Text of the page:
In the meantime George William’s ‘rap sheet’ lengthened. In April 1894 he decided to set fire to a haystack belonging to Francis Sudbury, subsequently pleaded guilty and was sentenced to six months in jail, with hard labour. Then in January 1895 he was charged with stealing and then selling a tame rabbit, and with stealing a boy’s overcoat. As he pleaded guilty he was sentenced to three month’s imprisonment for each offence, but the sentences to run concurrently.
And George just couldn’t keep out of trouble. In October 1895 he thought he would try his luck on the Midland Railway. He was travelling from Sheffield to Beeston and ‘forgot’ to buy a ticket for the journey; when collared at his destination, George said that he was trying to get to Ilkeston !! Of course, this didn’t explain why he didn’t have a ticket or any money on him. He couldn’t pay his fine of one guinea and so took the alternative of a month in prison.
And then, in November 1895, another ‘lapse’ landed George William in court once more, to feature at the Derby Winter Assizes in February 1896. He was accused of taking a joint of mutton from a slab at the front of butcher William Twells’s Bath Street shop (close to Mount Street). Once more his ‘bad character’ was itemised, as were his past punishments — his flogging at the age of 12, his ‘reformatory years’ from 1889, six months in jail for housebreaking in 1893, six months for stealing boots also in 1893, six months for arson in July 1894, three months for larceny in January 1895, and in July of the same year two months for stealing boots — not to mention six occasions when he had appeared before magistrates for vagrancy !! Having only just recovered from an attack of typhoid fever George William was sentenced to only three months but with hard labour for this offence.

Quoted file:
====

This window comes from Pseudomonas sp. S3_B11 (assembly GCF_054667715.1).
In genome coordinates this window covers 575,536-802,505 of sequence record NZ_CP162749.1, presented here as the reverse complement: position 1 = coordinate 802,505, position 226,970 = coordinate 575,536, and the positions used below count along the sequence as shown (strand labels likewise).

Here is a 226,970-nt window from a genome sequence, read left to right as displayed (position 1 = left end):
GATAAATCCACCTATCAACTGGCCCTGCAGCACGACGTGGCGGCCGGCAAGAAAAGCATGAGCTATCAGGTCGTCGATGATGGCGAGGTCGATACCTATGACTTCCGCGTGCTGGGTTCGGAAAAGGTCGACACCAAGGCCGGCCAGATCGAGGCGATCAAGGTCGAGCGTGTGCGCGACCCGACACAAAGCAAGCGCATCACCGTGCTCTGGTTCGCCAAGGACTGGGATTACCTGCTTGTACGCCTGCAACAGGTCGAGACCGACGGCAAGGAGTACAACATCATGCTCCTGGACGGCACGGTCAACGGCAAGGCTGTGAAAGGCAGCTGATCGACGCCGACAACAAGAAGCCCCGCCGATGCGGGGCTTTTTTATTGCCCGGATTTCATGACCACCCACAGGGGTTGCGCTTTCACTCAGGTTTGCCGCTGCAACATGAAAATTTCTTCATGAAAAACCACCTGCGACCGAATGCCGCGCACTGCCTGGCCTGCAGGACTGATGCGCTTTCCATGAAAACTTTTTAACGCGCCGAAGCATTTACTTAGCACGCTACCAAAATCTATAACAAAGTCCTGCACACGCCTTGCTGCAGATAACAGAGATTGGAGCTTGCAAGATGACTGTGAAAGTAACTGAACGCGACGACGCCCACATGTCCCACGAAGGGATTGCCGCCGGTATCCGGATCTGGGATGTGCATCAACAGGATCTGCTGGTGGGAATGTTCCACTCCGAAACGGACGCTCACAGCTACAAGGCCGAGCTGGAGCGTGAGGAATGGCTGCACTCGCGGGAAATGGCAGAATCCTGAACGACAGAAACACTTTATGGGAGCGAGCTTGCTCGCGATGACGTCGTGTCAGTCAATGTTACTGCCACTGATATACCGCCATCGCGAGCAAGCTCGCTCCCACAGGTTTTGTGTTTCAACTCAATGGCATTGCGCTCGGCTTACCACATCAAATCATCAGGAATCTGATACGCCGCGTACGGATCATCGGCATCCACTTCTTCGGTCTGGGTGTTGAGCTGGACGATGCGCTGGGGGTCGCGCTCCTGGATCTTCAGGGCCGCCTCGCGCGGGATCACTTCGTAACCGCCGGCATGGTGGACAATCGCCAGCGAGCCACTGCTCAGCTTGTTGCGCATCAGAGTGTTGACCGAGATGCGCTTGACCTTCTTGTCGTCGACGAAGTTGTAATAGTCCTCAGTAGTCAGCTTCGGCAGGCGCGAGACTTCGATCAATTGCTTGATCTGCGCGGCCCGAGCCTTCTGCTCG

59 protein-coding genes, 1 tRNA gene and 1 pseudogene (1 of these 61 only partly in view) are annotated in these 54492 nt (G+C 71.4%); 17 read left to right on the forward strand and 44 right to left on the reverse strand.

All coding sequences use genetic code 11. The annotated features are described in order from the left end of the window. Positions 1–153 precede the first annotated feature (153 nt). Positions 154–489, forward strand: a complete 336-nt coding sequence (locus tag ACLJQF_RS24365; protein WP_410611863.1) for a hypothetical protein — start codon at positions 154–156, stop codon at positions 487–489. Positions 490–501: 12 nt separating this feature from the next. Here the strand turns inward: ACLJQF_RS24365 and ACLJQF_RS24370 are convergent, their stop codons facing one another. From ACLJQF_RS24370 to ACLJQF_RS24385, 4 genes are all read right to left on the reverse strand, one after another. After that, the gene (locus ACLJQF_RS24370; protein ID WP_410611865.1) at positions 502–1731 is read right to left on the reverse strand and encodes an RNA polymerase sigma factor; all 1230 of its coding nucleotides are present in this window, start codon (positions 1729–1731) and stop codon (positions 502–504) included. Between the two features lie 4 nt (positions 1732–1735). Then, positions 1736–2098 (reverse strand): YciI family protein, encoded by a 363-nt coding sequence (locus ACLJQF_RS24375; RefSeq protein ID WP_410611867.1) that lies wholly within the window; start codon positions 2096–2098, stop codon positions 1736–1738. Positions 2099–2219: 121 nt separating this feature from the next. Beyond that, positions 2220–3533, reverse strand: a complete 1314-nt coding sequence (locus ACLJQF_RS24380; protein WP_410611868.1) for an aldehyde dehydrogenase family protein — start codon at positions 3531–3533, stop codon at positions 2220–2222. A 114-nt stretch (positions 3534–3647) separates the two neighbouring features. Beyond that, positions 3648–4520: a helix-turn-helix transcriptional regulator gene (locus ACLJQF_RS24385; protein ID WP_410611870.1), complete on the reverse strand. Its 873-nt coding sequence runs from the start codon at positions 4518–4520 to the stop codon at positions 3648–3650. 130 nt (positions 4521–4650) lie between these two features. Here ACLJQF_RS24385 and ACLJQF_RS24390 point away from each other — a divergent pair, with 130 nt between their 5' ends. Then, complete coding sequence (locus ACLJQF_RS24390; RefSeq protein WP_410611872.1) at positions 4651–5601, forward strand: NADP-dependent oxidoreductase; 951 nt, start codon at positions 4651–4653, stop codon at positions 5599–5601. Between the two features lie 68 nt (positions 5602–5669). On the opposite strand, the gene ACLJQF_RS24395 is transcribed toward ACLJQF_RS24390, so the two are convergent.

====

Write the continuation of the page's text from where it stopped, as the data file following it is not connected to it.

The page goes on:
And then, in August 1896, George William had been caught once more with travelling without a ticket on the Midland Railway … and at Ilkeston Petty Sessions claimed that he had travelled between Nottingham and Yorkshire on seven occasions and had only been caught twice.